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Many thought the addition of President Bush's two appointments to the U.S. Supreme Court this past term--Chief Justice John Roberts and Associate Justice Samuel Alito--would tilt the balance toward a more conservative and business-friendly legal environment in federal courts. These expectations were defied on the employment liability practices playing field, as employers took it on the chin in workplace rights cases in the 2005-2006 U.S. Supreme Court term.
Workers won a trifecta of employment discrimination rulings involving standards for retaliation liability, defenses based on statutory coverage and proof-of-bias requirements. Given that the Supreme Court's makeup shifted with the addition of the two new justices, these employee-friendly rulings took many employers by surprise.
Scoring the trifecta
The biggest ruling for employers and workers was the Supreme Court's June 22 decision in Burlington Northern & Santa Fe Railway Co. vs. Sheila White. In resolving a split among the federal appellate courts, the Supreme Court established a new standard for what constitutes actionable conduct under the anti-retaliation provisions of Title VII of the Civil Rights Act of 1964. The Supreme Court held that acts far short of termination or demotion can establish a retaliation claim; all that is needed is that an employer take an action that would cause a reasonable worker to think twice about complaining of discrimination. Even being transferred to a less appealing job at the same pay can constitute retaliation.
As a result, the Supreme Court held that lower federal courts should examine all of the facts and circumstances surrounding a particular personnel decision in determining whether an adverse employment action has taken place. The ruling in this case extends the anti-retaliation provisions of Title VII to the widest scope previously adopted by any court. The bottom line of the decision is that it removes hurdles for employees to get their cases before a jury, and undoubtedly will increase the number of retaliation claims that employers face nationwide. Employers also face a more difficult burden of proof in litigating and defending against retaliation claims.
The Supreme Court passed on the statutory coverage defense on Feb. 22 in Jenifer Arbaugh vs. Y&H Corp. DBA The Moonlight Cafe. The Supreme Court determined that the 15-employee threshold for jurisdiction under Title VII does not determine federal court jurisdiction. What this means is that an employer must raise this defense no later than the end of trial or the defense is forever waived. While the ruling is narrow, it cuts off another line of defense for employers that must be asserted or lost if not made as an initial response to a lawsuit.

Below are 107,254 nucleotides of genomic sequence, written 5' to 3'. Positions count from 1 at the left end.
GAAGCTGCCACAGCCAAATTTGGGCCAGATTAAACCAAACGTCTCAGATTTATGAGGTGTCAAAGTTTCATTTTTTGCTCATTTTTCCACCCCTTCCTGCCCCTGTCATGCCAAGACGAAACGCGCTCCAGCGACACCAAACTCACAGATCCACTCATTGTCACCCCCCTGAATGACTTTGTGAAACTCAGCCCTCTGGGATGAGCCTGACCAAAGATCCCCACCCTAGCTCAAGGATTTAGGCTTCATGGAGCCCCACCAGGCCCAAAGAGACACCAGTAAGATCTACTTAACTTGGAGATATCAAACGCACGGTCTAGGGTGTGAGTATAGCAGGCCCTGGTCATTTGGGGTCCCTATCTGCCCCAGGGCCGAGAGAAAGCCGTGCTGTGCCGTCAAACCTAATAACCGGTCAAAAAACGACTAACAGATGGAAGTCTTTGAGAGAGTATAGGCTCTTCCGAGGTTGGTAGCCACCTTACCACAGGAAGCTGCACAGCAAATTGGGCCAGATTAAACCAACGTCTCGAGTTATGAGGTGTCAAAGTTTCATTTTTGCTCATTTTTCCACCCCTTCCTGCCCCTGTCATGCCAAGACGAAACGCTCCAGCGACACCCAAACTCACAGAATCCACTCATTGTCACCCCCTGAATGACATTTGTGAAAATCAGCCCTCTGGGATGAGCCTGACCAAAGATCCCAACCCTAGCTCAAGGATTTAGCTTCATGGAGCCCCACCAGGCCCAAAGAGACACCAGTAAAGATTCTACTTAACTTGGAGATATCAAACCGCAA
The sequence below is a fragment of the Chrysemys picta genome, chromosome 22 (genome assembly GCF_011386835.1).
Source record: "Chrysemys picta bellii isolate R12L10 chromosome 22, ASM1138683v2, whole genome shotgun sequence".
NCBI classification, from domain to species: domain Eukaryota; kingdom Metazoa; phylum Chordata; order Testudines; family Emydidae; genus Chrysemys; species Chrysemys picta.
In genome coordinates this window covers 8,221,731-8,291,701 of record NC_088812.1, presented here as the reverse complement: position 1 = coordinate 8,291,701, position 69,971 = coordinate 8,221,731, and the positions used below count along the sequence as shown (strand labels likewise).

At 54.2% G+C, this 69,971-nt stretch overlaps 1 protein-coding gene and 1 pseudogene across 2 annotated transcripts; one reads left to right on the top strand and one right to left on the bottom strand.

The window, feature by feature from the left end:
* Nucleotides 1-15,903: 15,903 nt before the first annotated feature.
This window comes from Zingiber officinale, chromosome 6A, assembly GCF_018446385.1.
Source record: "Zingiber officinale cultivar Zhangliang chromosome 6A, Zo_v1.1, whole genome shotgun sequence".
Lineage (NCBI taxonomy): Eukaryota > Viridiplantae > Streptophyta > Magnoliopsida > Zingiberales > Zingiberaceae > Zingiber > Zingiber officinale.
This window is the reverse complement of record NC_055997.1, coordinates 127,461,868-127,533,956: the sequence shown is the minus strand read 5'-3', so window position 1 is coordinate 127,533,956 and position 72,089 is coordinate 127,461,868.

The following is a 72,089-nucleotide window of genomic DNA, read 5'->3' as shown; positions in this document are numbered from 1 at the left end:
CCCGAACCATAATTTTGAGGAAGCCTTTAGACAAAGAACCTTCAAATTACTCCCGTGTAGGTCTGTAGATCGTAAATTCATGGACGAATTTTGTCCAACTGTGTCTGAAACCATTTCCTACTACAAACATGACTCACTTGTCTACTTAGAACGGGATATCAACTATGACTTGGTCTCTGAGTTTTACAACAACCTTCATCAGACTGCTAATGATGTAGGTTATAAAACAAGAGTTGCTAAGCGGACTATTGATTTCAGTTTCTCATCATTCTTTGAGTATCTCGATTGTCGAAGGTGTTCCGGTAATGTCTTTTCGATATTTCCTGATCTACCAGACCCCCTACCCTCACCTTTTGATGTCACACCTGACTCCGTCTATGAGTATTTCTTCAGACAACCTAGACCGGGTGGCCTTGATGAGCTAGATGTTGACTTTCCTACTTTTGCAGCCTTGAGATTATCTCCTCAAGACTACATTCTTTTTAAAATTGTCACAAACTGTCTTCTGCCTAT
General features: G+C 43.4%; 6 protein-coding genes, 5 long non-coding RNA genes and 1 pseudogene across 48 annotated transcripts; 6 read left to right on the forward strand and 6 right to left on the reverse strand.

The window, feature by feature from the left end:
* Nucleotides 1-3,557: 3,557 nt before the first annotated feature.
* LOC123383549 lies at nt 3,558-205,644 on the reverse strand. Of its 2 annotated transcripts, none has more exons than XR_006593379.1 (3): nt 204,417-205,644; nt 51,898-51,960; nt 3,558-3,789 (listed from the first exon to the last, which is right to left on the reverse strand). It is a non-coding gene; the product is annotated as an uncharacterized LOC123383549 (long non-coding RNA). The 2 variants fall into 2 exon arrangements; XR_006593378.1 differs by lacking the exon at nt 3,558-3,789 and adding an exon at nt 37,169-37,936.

The Supreme Court ruled Feb. 21 on a proof-of-bias issue in Anthony Ash et al. vs. Tyson Foods Inc. It determined that in comparing qualifications between employees in a situation where a worker sues for a discriminatory denial of a promotion, lower court rulings that had established a "jump off the page and slap you in the face" standard were dead wrong. While the Supreme Court rejected this standard but did not suggest the proper standard that a federal court should utilize in determining the viability of discriminatory promotion claims, the result is a blow for employers. By discarding the "jump off the page and slap you in the face" standard, the Supreme Court undoubtedly lowered the standard for plaintiffs and gave the green light to the plaintiffs' bar to push for lower standards of proof in winning their cases.
Employers' narrow win
In the sole public worker case of the term, the Supreme Court narrowly sided 5-4 with employers in its May 30 decision in Gil Garcetti et al vs. Richard Ceballos. In this case, a deputy district attorney sued his employer claiming retaliation in violation of the First Amendment after he was demoted for allegedly writing a memorandum to his boss claiming that an affidavit police used to obtain a search warrant made serious misrepresentations. The Supreme Court rejected his claim. It held that the First Amendment gives no protection to statements made by workers pursuant to the employee's official duties. Because statements made pursuant to one's official duties are not statements made as a citizen, the Supreme Court deemed that such workplace statements have no constitutional protection.
The decisions in Burlington Northern vs. White, Ash vs. Tyson Foods and Arbaugh vs. Y&H Corp. expand protections for worker rights. Whether the employment discrimination rulings of the 2005-2006 term reflect a subtle shift in the Supreme Court's view of employment statutes remains to be seen in the coming 2006-2007 term.